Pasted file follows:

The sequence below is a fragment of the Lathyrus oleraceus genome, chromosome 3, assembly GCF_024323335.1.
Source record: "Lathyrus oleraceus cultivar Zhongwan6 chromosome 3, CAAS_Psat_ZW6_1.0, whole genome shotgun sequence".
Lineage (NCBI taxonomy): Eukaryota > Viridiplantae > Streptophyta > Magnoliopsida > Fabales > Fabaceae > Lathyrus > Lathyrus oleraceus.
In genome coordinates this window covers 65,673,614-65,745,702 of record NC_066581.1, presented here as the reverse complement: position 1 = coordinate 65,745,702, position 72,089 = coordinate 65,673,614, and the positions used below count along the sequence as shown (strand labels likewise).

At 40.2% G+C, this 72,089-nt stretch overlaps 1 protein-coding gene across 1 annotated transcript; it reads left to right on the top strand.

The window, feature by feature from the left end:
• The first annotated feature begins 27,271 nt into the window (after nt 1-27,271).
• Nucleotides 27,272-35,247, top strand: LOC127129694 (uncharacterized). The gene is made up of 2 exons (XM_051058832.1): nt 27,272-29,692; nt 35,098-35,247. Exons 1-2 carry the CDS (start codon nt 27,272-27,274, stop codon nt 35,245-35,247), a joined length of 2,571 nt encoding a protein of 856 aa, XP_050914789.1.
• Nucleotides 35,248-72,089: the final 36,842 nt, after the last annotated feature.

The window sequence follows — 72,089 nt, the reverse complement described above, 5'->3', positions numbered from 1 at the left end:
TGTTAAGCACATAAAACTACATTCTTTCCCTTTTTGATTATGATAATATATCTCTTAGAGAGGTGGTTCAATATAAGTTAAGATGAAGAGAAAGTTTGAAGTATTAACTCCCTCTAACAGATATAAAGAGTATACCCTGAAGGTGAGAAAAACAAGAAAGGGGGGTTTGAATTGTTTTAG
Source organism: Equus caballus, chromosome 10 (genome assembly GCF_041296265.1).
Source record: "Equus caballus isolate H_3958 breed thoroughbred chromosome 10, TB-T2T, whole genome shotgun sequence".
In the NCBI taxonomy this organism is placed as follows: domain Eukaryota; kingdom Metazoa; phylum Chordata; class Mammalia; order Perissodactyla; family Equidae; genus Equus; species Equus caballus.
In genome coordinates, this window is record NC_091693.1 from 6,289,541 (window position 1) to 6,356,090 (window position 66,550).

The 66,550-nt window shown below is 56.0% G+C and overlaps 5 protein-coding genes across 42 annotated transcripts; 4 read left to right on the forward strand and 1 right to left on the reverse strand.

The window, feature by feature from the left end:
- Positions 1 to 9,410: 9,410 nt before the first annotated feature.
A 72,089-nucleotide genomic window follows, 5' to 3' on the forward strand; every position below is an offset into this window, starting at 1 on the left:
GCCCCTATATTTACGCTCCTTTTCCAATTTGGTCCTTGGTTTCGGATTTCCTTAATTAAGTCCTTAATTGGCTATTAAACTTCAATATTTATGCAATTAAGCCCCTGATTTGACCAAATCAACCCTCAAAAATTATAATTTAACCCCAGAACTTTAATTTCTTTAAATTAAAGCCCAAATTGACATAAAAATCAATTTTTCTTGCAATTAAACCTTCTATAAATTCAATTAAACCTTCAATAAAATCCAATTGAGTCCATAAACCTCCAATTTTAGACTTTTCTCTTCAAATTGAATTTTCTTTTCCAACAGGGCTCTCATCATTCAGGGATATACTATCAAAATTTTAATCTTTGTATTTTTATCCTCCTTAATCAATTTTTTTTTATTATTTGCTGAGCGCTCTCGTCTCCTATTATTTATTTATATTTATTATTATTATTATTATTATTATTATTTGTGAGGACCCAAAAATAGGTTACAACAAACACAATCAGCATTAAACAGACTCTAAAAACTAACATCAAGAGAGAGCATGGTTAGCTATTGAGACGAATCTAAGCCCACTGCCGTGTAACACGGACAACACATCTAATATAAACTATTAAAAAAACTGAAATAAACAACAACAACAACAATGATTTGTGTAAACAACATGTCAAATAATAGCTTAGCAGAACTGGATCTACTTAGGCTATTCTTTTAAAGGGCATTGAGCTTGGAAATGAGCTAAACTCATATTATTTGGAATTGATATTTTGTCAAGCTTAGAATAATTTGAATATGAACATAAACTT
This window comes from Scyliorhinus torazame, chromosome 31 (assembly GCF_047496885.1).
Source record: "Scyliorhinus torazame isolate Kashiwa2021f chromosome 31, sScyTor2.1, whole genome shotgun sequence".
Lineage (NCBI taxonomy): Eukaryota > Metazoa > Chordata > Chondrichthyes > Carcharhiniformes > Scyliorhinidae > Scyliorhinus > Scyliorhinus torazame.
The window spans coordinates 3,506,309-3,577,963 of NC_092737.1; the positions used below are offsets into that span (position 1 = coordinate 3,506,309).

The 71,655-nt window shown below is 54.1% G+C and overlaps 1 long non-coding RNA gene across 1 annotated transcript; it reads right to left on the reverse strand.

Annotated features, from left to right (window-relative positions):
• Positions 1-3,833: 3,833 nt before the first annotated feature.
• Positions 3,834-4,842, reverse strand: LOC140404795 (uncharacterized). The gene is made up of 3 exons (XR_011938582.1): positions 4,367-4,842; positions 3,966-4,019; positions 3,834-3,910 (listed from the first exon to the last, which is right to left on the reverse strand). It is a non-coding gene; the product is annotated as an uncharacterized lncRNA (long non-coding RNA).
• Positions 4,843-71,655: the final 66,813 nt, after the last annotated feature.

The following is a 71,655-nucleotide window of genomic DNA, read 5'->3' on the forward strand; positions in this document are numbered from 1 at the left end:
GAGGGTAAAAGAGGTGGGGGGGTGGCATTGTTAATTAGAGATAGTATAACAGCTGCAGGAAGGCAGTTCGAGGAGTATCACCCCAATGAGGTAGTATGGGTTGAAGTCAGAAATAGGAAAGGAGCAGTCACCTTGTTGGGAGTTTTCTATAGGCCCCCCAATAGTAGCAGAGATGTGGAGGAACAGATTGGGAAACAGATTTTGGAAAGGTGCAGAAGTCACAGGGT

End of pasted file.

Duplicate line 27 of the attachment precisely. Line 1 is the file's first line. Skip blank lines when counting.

• Positions 1-3,833: 3,833 nt before the first annotated feature.